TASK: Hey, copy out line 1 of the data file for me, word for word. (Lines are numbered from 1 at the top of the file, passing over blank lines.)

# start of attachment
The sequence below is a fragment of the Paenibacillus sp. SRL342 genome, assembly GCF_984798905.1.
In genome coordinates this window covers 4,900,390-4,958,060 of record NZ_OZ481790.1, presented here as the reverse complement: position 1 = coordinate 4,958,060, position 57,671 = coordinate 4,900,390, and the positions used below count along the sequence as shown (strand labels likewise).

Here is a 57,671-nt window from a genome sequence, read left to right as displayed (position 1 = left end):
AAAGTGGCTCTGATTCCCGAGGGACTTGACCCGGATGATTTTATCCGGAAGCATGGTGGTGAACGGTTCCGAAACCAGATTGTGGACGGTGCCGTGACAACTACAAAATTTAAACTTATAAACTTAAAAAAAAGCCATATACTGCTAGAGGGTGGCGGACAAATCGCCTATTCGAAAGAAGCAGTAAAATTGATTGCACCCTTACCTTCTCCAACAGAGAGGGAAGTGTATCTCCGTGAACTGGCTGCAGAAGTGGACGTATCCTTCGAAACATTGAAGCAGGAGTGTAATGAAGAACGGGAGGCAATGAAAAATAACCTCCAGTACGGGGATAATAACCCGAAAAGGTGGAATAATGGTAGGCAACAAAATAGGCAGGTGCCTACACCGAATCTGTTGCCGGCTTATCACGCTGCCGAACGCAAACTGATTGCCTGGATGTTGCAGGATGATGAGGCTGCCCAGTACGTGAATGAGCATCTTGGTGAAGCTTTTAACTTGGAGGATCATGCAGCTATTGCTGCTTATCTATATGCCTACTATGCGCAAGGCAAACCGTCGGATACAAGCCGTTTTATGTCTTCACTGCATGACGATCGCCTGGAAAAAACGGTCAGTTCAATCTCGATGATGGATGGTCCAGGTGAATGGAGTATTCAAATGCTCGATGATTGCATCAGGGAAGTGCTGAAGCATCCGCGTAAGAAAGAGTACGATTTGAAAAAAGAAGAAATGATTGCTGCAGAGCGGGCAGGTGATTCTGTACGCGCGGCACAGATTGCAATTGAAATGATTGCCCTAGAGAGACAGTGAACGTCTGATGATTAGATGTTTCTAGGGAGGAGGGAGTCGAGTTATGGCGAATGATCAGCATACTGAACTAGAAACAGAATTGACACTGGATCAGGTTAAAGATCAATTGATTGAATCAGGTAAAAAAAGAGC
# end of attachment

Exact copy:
The sequence below is a fragment of the Paenibacillus sp. SRL342 genome, assembly GCF_984798905.1.